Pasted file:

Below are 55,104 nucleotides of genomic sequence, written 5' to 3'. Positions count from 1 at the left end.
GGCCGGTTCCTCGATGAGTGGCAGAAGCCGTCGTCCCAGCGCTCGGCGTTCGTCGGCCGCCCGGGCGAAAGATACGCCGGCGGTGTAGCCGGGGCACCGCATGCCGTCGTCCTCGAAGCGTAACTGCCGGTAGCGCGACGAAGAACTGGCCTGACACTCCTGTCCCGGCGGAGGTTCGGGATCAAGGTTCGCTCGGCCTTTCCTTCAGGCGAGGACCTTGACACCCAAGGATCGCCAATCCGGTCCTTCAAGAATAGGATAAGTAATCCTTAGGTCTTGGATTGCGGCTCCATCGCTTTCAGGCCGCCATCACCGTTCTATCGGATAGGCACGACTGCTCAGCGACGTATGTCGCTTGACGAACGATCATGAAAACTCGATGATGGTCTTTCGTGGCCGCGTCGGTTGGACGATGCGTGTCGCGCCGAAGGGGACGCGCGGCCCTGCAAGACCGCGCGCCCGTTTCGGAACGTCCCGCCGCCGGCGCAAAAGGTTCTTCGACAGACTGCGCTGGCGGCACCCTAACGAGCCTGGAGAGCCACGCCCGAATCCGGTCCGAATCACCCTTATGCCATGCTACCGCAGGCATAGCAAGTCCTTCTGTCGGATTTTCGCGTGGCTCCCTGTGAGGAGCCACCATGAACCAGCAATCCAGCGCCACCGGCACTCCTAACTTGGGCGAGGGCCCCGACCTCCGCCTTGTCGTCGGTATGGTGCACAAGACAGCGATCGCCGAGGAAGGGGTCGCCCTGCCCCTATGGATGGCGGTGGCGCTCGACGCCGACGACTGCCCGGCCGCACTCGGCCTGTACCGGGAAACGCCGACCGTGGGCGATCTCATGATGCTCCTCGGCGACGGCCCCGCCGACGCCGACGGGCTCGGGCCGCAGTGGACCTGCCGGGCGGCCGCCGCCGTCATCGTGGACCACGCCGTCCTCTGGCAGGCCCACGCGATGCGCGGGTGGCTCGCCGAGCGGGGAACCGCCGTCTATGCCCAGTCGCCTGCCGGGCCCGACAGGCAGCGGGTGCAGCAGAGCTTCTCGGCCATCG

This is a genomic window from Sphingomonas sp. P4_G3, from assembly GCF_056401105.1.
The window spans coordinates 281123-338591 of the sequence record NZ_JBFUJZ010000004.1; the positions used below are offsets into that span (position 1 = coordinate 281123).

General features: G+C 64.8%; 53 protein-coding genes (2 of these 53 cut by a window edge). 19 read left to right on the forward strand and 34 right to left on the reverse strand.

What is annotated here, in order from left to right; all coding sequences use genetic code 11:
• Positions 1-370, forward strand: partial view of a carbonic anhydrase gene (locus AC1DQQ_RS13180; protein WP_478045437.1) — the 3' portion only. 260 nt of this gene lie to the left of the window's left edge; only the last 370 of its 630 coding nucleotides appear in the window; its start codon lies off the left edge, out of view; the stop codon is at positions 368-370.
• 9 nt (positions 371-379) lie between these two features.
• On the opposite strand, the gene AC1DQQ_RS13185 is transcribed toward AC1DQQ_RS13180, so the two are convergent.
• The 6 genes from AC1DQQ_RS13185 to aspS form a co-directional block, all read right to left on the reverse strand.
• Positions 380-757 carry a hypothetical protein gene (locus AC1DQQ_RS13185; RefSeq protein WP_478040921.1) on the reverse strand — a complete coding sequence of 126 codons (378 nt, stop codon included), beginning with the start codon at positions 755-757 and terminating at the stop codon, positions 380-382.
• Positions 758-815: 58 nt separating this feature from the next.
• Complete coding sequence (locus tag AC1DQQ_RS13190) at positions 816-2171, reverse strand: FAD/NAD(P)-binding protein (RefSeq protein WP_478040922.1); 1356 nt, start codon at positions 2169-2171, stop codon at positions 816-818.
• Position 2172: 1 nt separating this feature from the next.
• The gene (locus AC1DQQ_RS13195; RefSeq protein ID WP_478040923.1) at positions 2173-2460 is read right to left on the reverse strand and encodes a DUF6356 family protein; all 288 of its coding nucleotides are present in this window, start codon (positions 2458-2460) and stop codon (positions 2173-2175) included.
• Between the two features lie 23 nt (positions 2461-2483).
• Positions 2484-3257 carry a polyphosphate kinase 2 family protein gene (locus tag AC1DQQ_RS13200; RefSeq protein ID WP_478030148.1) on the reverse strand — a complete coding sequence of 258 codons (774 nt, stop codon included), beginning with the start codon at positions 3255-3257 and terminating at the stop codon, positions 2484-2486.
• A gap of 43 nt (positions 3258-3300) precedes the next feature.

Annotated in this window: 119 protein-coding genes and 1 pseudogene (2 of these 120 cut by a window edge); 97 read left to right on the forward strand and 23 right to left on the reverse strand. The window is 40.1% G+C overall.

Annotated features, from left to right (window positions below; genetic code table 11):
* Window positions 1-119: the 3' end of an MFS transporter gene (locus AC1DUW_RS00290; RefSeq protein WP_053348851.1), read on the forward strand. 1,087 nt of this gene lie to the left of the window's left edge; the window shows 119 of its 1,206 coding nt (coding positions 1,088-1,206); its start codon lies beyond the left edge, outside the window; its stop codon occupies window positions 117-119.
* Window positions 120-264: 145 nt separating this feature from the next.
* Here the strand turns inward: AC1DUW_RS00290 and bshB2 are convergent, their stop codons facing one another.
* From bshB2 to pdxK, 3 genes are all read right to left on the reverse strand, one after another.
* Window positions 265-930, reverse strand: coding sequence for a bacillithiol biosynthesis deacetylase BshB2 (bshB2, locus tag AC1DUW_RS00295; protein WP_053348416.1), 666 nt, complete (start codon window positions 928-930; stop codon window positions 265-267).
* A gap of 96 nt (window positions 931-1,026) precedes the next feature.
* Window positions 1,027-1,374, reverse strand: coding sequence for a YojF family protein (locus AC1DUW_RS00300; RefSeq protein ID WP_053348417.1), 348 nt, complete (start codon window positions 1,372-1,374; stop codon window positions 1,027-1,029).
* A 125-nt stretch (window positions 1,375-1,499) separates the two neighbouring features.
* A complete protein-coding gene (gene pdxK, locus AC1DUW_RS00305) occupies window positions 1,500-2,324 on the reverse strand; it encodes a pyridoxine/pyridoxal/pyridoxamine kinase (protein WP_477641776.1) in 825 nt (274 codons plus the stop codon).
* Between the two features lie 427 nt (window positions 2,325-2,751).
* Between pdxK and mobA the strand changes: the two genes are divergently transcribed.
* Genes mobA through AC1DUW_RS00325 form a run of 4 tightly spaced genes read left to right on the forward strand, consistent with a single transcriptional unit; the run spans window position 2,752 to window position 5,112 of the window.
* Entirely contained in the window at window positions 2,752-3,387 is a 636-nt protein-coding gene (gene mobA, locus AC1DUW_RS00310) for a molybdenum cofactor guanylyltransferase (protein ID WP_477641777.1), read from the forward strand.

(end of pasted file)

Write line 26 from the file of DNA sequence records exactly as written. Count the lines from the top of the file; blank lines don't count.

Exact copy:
* A gap of 96 nt (window positions 931-1,026) precedes the next feature.